“Talented Twosome,” Ensign, Apr. 1994, 69–70
Perhaps raising eleven children helped Nonie and Maynard Sorensen of the Ivins Second Ward, Santa Clara Utah Stake, learn how to magnify their talents and manage big projects. One thing is certain—the talented Sorensens are as busy now as they were when all their children were young.
Nonie, a pianist, excels at writing biographical musicals, and Maynard, retired from the furniture business and a wilderness enthusiast, has found a second career as a wildlife sculptor. Since 1988, they have spent their springs and summers serving an unusual full-time mission at the LDS visitors’ center in Nauvoo, Illinois. There Nonie produces two original musicals, “Nauvoo Adventure” and “Rendezvous in Old Nauvoo,” for hundreds of tourists. Maynard demonstrates his woodworking, talking about his sculptures as he works.
The Sorensens explain their creativity in terms of hard work and sacrifice. “You have to focus on as few things as possible,” says Nonie, “and stretch yourself.” Maynard agrees but adds, “Our first priorities have always been the gospel and our family. Our children have always been our best friends.”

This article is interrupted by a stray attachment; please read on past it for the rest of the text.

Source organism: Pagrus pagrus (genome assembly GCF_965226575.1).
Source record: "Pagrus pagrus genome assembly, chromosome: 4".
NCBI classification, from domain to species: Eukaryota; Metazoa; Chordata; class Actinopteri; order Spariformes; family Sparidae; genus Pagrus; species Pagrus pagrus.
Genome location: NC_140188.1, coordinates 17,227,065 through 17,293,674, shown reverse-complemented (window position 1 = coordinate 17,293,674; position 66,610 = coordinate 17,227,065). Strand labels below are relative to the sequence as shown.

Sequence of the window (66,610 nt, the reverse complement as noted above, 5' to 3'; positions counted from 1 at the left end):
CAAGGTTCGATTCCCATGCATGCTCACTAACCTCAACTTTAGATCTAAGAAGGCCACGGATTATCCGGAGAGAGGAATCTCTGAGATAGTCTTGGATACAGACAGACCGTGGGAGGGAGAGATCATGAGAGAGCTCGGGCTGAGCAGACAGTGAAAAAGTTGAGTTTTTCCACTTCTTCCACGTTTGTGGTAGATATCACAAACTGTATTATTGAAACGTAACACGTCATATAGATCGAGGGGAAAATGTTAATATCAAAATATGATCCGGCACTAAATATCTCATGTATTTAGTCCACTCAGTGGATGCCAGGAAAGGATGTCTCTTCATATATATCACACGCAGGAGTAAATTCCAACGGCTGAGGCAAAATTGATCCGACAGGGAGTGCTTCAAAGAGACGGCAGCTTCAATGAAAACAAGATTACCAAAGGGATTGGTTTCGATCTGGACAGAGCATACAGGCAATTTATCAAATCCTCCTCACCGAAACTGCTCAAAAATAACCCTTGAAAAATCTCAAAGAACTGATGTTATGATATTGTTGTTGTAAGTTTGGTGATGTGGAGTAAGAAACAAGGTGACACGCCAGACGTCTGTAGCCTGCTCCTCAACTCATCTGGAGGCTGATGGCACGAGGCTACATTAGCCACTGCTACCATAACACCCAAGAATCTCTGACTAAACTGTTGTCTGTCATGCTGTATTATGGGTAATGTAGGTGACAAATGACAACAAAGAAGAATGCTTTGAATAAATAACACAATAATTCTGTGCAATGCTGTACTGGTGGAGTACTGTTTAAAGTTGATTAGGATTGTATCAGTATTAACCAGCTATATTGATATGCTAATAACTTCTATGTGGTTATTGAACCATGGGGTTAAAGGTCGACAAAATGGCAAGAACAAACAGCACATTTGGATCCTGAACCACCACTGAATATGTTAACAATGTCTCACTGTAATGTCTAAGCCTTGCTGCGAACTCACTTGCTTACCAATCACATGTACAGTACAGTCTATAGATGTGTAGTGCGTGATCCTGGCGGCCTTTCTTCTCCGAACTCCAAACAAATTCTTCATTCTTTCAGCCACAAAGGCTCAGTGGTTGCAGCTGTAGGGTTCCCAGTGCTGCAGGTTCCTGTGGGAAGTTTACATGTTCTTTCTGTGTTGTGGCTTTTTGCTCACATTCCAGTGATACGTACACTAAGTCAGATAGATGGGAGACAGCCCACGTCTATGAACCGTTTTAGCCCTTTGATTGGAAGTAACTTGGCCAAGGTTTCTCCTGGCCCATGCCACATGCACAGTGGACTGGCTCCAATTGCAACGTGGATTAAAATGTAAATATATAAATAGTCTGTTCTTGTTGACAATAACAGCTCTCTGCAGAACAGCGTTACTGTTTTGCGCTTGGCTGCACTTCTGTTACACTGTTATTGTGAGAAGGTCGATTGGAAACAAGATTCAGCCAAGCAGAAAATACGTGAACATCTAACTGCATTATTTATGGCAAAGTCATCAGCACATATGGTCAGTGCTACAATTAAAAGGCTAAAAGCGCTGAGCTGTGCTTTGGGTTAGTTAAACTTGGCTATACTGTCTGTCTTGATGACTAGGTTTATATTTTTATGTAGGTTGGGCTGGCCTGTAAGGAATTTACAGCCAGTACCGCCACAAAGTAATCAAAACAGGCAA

Nonie discovered her talent for writing musicals when she was asked to write music for her ward road show. Since then, she has composed and directed thirteen musical productions based on the lives of LDS leaders and pioneers, including Joseph F. Smith, Wilford Woodruff, Heber C. Kimball, and some lesser-known heroes.
Maynard, inspired by a visit to a waterfowl-carving competition, researched the art, set up a basement workshop, and committed himself to long days of working with carving tools and reference works on birds. A year later, he entered his first world competition with a striking life-size sculpture of a black swan. He won first place in the novice category. Since then he has created more than two hundred pieces. More than a dozen have won blue ribbons.
Are they slowing down? No. The Sorensens love their busy lifestyle, as they balance music, sculpture, and family matters. And many others—from the Sorensen children and grandchildren to the tourists at Nauvoo—benefit from the efforts of this talented duo.—Jeanine Tew, Salt Lake City, Utah